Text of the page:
Many Fulcrum users are working indoors, conducting facility inspections of inside spaces. Within large facilities there may be multiple floors and hundreds of rooms to visit to inspect equipment, perform quality checks of plumbing and electrical, or observe the quality of build-outs for future repairs. Even though these types of work happen indoors without access to accurate GPS signals, you can still use Fulcrum’s mapping capabilities to geolocate your data on a reference background.
Beginning with an image file of your floor plan, you can use QGIS (the free GIS tool) to “rubbersheet” your image to add the spatial reference. To get started, you need a couple of things first:
Both of the required plugins can be installed from within QGIS by opening Plugins > Manage and Install, then browsing to the appropriate ones.
In order to rubbersheet an unreferenced image, you’ll first need something to reference against. Under the Web > OpenLayers menu, you can add online base maps from OpenStreetMap, Bing, Google, and more. Add one of your choice that has imagery of your area, with high enough resolution to clearly see the building. After finding the area on the map, open the georeferencer to start the process. Select Add Raster and browse out to your image to load it into QGIS.
The objective here is to create “control points” to match points on your floor plan image to their relative positions on the map layer. Corners of buildings work well, or some other unique elements that are easily identifiable in the satellite imagery. Select Add Point in the georeferencer tools, then pick your first corner. You’ll get a window to select the matching spatial coordinates for your selected point, and selecting “from map canvas” will switch to your map window, where you’ll need to click on the appropriate corner. Add 5 or 6 more points just like that for different spots on your floor plan. You want to have a good spread of points to get the best result when processing the final referenced image.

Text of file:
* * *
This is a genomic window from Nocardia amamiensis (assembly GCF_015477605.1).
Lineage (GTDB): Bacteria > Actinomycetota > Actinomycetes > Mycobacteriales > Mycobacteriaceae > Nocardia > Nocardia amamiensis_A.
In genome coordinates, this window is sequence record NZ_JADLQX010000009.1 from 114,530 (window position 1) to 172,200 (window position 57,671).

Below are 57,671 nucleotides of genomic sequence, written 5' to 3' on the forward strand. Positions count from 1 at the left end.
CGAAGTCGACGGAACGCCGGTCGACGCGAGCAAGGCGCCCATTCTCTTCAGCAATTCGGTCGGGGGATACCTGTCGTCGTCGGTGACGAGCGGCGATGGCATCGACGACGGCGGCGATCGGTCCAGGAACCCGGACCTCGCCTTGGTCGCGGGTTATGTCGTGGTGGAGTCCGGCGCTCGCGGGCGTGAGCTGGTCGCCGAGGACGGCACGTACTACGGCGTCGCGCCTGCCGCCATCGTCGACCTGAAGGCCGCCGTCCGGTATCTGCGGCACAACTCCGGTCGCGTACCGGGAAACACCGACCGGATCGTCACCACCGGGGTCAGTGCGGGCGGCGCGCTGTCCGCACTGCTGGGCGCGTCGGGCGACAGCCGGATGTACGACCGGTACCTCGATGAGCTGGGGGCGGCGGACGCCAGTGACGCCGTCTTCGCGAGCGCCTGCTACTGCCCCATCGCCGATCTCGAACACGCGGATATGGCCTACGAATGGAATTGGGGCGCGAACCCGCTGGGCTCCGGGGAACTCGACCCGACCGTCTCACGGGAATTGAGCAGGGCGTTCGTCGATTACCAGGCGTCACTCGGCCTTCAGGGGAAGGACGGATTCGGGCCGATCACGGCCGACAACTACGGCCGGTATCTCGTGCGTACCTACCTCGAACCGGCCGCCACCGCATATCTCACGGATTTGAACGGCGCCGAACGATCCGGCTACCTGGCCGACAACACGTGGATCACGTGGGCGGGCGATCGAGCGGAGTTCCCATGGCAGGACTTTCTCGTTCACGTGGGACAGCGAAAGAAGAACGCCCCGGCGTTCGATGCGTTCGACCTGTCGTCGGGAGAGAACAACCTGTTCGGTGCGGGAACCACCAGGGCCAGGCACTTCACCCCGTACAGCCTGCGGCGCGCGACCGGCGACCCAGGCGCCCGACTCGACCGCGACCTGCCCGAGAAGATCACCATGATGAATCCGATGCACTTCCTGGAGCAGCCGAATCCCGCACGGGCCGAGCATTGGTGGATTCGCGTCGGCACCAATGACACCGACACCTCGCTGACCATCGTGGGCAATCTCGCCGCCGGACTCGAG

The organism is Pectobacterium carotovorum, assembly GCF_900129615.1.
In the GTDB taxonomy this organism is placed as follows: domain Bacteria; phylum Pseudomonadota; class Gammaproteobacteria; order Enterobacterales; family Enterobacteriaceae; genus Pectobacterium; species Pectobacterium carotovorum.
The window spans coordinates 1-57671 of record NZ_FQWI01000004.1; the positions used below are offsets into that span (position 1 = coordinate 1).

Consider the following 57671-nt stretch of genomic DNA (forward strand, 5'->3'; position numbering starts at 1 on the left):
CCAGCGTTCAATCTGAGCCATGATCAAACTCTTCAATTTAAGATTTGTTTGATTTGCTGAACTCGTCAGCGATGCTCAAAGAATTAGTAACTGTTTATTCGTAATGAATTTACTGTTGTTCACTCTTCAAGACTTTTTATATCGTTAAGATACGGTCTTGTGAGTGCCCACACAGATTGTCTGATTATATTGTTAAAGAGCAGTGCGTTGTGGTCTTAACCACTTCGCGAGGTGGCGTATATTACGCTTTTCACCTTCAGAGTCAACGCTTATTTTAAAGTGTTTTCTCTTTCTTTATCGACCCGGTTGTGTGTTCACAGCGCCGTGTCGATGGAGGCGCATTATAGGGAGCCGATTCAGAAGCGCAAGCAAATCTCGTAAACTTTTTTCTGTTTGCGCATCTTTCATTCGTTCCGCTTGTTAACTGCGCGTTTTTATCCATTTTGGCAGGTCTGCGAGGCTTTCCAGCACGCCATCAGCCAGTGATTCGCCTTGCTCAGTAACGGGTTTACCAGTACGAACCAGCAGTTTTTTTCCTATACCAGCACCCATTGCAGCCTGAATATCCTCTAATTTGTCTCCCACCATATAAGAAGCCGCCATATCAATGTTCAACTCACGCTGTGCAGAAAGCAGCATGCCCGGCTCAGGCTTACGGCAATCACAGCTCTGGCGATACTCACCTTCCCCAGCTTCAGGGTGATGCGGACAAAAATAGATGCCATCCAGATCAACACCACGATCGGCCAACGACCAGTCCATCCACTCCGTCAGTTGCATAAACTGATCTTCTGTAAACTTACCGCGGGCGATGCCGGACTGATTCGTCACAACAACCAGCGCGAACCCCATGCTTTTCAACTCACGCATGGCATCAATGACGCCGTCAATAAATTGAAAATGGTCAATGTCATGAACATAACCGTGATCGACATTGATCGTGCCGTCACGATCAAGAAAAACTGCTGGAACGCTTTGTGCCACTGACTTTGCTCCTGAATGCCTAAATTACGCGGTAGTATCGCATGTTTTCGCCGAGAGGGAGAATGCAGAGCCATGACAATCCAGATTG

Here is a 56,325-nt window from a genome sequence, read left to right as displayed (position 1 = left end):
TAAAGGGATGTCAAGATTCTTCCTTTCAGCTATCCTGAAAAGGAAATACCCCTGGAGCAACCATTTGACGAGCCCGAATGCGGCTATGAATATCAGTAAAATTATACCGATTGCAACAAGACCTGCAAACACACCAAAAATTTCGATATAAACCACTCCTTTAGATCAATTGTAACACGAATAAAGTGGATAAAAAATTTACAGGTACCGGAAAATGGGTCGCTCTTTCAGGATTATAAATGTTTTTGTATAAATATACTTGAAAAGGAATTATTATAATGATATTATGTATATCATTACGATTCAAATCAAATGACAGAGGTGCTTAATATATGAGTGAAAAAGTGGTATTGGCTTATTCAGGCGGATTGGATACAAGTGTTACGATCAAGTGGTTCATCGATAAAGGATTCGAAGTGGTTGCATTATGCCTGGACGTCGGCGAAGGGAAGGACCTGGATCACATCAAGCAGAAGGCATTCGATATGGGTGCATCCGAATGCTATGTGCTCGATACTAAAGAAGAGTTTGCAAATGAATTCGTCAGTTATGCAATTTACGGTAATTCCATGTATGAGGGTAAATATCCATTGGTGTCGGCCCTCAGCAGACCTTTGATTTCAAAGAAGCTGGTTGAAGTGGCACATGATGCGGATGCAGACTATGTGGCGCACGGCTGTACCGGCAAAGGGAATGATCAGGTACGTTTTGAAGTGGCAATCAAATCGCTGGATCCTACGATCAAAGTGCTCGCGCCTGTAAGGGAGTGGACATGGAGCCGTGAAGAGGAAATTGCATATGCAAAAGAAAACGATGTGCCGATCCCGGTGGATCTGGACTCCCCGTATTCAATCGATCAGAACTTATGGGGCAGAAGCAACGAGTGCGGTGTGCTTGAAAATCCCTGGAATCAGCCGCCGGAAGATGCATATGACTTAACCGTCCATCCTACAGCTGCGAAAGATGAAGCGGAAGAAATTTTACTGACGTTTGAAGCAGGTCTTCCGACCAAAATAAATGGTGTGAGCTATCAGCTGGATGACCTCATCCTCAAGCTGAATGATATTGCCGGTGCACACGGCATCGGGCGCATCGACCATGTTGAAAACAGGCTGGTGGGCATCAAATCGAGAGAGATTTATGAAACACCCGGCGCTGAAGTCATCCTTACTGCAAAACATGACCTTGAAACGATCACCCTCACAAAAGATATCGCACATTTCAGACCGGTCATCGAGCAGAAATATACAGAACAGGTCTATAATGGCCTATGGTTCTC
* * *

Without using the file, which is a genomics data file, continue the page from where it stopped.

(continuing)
When you’re ready to process the output and finish the rubbersheeting process, select the Transformation Settings option in the toolbar and set all the proper parameters for the converted output image. We’ll use the GeoTIFF format, along with the following settings:
Once you’re ready, click the Start georeferencing button and QGIS will start generating your image. When finished, you can add your GeoTIFF into QGIS, where you’ll see that it’s now georeferenced properly.
With this GeoTIFF produced, we can now produce offline layers with it in Fulcrum to make available on mobile devices for field data collection. If you have TileMill installed (it’s free), with a couple steps you can output an offline map file you can use for this purpose.
Create a new TileMill project with the default data added for reference. Add a new file layer and browse out to the GeoTIFF that QGIS created in the earlier steps. Give your layer a name, then “Save & Style” it so it shows in your map project right away. You’ll have to zoom in pretty tight on the right area to find your floor plan because the scale is so large. You may also want to add some scaling parameters in the styles to make it render nice and clear:
Once you’re happy with the look, export the project as MBTiles, making sure to check the parameters so you have all the right zoom levels for good experience on the mobile client. You want to have enough lower zooms (12 or 13) so that it’s visible while zoomed out farther, and also enough high zooms so your field users can get in tight to position data on top of the proper locations.
With my MBTiles map created and uploaded as a layer inside my Fulcrum account, it’s now available to my field users to download to their iOS or Android devices for field inspections. With the layer enabled on the mobile client, they can move room to room within the building doing inspection collection, and use the layer to set locations accurately.
Check out these additional links for help in georeferencing images: